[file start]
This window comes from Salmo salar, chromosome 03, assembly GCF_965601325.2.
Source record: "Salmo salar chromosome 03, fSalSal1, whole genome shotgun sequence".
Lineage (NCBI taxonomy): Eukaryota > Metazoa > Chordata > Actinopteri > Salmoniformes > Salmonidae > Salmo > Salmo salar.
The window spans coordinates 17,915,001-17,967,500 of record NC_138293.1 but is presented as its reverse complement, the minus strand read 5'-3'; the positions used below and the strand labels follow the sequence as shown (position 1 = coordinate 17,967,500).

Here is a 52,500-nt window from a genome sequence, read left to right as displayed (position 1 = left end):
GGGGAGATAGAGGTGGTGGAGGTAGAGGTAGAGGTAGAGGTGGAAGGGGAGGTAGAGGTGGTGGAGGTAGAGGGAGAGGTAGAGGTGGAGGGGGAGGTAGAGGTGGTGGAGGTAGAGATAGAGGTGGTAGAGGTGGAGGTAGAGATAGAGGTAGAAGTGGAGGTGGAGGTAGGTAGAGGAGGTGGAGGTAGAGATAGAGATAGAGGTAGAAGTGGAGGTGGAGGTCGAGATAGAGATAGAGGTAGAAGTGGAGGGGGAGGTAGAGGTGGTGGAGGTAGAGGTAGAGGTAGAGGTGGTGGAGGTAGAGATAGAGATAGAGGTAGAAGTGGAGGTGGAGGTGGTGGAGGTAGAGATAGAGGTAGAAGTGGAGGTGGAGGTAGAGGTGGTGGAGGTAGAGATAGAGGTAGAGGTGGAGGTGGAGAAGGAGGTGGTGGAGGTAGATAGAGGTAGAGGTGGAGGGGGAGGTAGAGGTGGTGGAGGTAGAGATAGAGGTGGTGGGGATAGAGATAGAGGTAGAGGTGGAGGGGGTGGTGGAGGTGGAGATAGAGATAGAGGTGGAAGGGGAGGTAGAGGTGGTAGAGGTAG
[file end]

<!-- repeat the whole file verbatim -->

This window comes from Salmo salar, chromosome 03, assembly GCF_965601325.2.
Source record: "Salmo salar chromosome 03, fSalSal1, whole genome shotgun sequence".
Lineage (NCBI taxonomy): Eukaryota > Metazoa > Chordata > Actinopteri > Salmoniformes > Salmonidae > Salmo > Salmo salar.
The window spans coordinates 17,915,001-17,967,500 of record NC_138293.1 but is presented as its reverse complement, the minus strand read 5'-3'; the positions used below and the strand labels follow the sequence as shown (position 1 = coordinate 17,967,500).

Here is a 52,500-nt window from a genome sequence, read left to right as displayed (position 1 = left end):
GGGGAGATAGAGGTGGTGGAGGTAGAGGTAGAGGTAGAGGTGGAAGGGGAGGTAGAGGTGGTGGAGGTAGAGGGAGAGGTAGAGGTGGAGGGGGAGGTAGAGGTGGTGGAGGTAGAGATAGAGGTGGTAGAGGTGGAGGTAGAGATAGAGGTAGAAGTGGAGGTGGAGGTAGGTAGAGGAGGTGGAGGTAGAGATAGAGATAGAGGTAGAAGTGGAGGTGGAGGTCGAGATAGAGATAGAGGTAGAAGTGGAGGGGGAGGTAGAGGTGGTGGAGGTAGAGGTAGAGGTAGAGGTGGTGGAGGTAGAGATAGAGATAGAGGTAGAAGTGGAGGTGGAGGTGGTGGAGGTAGAGATAGAGGTAGAAGTGGAGGTGGAGGTAGAGGTGGTGGAGGTAGAGATAGAGGTAGAGGTGGAGGTGGAGAAGGAGGTGGTGGAGGTAGATAGAGGTAGAGGTGGAGGGGGAGGTAGAGGTGGTGGAGGTAGAGATAGAGGTGGTGGGGATAGAGATAGAGGTAGAGGTGGAGGGGGTGGTGGAGGTGGAGATAGAGATAGAGGTGGAAGGGGAGGTAGAGGTGGTAGAGGTAG